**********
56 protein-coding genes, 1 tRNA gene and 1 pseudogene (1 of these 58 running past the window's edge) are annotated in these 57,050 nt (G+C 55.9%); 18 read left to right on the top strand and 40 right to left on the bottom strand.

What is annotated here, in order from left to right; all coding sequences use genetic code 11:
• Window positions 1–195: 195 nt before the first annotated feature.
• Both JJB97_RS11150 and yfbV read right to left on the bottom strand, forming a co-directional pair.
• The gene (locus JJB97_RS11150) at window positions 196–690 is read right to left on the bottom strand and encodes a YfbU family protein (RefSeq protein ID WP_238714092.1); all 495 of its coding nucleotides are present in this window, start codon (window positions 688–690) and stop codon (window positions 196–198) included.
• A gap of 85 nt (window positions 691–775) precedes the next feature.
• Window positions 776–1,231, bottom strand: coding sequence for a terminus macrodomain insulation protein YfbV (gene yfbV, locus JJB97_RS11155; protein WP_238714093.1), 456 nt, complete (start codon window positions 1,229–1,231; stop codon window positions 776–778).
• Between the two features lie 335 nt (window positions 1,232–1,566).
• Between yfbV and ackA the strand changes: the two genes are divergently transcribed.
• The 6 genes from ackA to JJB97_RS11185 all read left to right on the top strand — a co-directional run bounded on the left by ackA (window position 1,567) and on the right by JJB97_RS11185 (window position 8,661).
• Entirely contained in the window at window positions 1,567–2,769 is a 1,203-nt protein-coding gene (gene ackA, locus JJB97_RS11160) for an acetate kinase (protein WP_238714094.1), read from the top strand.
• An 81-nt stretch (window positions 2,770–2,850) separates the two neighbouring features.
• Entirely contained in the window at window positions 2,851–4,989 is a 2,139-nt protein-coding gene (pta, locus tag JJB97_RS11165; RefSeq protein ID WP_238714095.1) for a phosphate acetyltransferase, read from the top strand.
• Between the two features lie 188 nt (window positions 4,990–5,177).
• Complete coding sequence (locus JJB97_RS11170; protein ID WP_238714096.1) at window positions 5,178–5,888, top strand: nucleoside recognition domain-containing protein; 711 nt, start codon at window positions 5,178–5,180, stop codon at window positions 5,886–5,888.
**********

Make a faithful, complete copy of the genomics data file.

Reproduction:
56 protein-coding genes, 1 tRNA gene and 1 pseudogene (1 of these 58 running past the window's edge) are annotated in these 57,050 nt (G+C 55.9%); 18 read left to right on the top strand and 40 right to left on the bottom strand.

What is annotated here, in order from left to right; all coding sequences use genetic code 11:
• Window positions 1–195: 195 nt before the first annotated feature.
• Both JJB97_RS11150 and yfbV read right to left on the bottom strand, forming a co-directional pair.
• The gene (locus JJB97_RS11150) at window positions 196–690 is read right to left on the bottom strand and encodes a YfbU family protein (RefSeq protein ID WP_238714092.1); all 495 of its coding nucleotides are present in this window, start codon (window positions 688–690) and stop codon (window positions 196–198) included.
• A gap of 85 nt (window positions 691–775) precedes the next feature.
• Window positions 776–1,231, bottom strand: coding sequence for a terminus macrodomain insulation protein YfbV (gene yfbV, locus JJB97_RS11155; protein WP_238714093.1), 456 nt, complete (start codon window positions 1,229–1,231; stop codon window positions 776–778).
• Between the two features lie 335 nt (window positions 1,232–1,566).
• Between yfbV and ackA the strand changes: the two genes are divergently transcribed.
• The 6 genes from ackA to JJB97_RS11185 all read left to right on the top strand — a co-directional run bounded on the left by ackA (window position 1,567) and on the right by JJB97_RS11185 (window position 8,661).
• Entirely contained in the window at window positions 1,567–2,769 is a 1,203-nt protein-coding gene (gene ackA, locus JJB97_RS11160) for an acetate kinase (protein WP_238714094.1), read from the top strand.
• An 81-nt stretch (window positions 2,770–2,850) separates the two neighbouring features.
• Entirely contained in the window at window positions 2,851–4,989 is a 2,139-nt protein-coding gene (pta, locus tag JJB97_RS11165; RefSeq protein ID WP_238714095.1) for a phosphate acetyltransferase, read from the top strand.
• Between the two features lie 188 nt (window positions 4,990–5,177).
• Complete coding sequence (locus JJB97_RS11170; protein ID WP_238714096.1) at window positions 5,178–5,888, top strand: nucleoside recognition domain-containing protein; 711 nt, start codon at window positions 5,178–5,180, stop codon at window positions 5,886–5,888.